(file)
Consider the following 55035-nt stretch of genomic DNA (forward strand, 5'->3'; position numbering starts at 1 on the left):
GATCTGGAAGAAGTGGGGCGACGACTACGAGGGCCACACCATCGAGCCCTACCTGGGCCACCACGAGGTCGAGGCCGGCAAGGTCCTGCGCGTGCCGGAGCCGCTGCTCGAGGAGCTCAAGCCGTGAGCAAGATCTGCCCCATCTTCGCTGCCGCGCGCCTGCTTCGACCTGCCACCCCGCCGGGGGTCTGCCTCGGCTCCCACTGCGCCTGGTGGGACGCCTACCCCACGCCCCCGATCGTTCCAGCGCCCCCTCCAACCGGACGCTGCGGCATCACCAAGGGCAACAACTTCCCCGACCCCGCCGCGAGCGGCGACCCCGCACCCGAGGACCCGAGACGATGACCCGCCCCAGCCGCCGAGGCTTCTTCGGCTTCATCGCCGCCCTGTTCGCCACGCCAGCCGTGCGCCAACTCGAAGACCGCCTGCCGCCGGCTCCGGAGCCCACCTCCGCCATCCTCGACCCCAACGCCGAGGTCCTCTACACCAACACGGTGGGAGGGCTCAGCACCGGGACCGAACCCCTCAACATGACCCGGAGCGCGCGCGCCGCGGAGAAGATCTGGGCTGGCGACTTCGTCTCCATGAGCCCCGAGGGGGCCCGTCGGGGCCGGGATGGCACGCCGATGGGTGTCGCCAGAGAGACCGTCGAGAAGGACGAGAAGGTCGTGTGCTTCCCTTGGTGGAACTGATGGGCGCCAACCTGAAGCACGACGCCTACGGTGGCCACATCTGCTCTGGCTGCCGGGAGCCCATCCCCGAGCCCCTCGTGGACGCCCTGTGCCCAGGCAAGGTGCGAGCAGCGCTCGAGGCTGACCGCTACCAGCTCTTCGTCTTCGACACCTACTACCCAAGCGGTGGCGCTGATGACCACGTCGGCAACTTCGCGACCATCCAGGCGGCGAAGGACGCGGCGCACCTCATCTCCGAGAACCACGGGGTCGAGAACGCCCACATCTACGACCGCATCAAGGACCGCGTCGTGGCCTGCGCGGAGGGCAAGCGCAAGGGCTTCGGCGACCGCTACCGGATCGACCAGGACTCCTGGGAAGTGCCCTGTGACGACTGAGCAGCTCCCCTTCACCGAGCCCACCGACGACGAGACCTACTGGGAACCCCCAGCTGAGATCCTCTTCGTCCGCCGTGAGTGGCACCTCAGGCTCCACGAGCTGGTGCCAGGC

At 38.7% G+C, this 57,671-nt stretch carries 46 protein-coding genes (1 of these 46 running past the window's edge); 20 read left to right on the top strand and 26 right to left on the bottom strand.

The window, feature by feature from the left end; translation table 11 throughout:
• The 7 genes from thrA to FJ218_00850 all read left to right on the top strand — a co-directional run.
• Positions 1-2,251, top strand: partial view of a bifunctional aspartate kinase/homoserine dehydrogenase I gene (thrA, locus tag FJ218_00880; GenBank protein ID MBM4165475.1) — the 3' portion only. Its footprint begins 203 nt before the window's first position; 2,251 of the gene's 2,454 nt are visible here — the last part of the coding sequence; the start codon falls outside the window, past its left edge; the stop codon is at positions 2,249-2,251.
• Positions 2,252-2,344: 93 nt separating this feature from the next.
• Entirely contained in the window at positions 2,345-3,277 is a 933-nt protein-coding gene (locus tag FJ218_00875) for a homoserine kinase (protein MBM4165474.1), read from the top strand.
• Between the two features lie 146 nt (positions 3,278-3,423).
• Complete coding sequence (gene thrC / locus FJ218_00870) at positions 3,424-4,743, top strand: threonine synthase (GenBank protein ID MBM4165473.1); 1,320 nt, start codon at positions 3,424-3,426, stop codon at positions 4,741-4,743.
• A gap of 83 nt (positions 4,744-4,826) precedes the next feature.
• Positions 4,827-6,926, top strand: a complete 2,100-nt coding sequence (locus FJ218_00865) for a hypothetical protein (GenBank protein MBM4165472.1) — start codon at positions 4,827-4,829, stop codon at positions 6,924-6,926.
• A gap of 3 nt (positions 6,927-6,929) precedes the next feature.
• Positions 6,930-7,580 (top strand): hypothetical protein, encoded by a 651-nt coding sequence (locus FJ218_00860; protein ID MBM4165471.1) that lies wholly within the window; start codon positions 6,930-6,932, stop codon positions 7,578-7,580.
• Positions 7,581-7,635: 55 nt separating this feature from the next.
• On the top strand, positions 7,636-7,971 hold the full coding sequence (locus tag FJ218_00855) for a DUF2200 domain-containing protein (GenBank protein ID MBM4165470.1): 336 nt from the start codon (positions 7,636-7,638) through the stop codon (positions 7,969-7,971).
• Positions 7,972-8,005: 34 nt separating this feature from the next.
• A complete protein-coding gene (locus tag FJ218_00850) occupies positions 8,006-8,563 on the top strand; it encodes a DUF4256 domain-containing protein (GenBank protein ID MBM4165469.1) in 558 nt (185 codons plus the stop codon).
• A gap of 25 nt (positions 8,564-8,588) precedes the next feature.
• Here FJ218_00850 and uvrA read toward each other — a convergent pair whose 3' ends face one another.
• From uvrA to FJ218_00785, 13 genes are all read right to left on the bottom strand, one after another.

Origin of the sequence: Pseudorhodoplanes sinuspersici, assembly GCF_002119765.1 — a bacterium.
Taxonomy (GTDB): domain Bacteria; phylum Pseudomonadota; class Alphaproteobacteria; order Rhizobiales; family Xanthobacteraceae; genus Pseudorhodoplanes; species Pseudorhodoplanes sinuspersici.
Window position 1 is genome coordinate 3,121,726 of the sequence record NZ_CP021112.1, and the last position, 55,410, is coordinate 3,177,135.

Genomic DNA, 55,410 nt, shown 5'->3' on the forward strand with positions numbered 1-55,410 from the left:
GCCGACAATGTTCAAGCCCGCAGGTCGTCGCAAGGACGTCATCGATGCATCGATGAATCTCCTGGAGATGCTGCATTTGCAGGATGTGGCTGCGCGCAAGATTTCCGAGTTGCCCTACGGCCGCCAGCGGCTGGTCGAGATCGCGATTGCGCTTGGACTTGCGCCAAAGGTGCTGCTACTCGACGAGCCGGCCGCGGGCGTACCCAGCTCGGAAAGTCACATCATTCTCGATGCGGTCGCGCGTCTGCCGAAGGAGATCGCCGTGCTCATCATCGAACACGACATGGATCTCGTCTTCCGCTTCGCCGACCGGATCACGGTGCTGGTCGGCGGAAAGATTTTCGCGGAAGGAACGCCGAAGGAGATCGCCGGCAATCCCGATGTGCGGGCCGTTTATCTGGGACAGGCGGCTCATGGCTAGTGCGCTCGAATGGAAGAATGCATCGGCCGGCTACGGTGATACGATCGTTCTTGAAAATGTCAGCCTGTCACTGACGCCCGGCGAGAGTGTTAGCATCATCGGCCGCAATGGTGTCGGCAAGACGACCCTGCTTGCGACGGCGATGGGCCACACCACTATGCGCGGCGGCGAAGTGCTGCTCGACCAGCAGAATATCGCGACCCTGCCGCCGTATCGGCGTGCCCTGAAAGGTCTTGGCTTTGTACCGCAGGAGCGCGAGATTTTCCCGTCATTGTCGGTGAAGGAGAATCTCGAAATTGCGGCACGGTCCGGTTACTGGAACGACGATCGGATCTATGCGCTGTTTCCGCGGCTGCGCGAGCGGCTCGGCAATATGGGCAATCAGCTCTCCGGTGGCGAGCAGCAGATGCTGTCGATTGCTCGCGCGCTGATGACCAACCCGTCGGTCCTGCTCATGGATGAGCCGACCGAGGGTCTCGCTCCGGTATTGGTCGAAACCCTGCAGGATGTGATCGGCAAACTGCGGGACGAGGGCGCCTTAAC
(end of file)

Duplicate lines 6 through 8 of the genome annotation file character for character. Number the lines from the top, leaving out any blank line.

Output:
• Positions 1-2,251, top strand: partial view of a bifunctional aspartate kinase/homoserine dehydrogenase I gene (thrA, locus tag FJ218_00880; GenBank protein ID MBM4165475.1) — the 3' portion only. Its footprint begins 203 nt before the window's first position; 2,251 of the gene's 2,454 nt are visible here — the last part of the coding sequence; the start codon falls outside the window, past its left edge; the stop codon is at positions 2,249-2,251.
• Positions 2,252-2,344: 93 nt separating this feature from the next.
• Entirely contained in the window at positions 2,345-3,277 is a 933-nt protein-coding gene (locus tag FJ218_00875) for a homoserine kinase (protein MBM4165474.1), read from the top strand.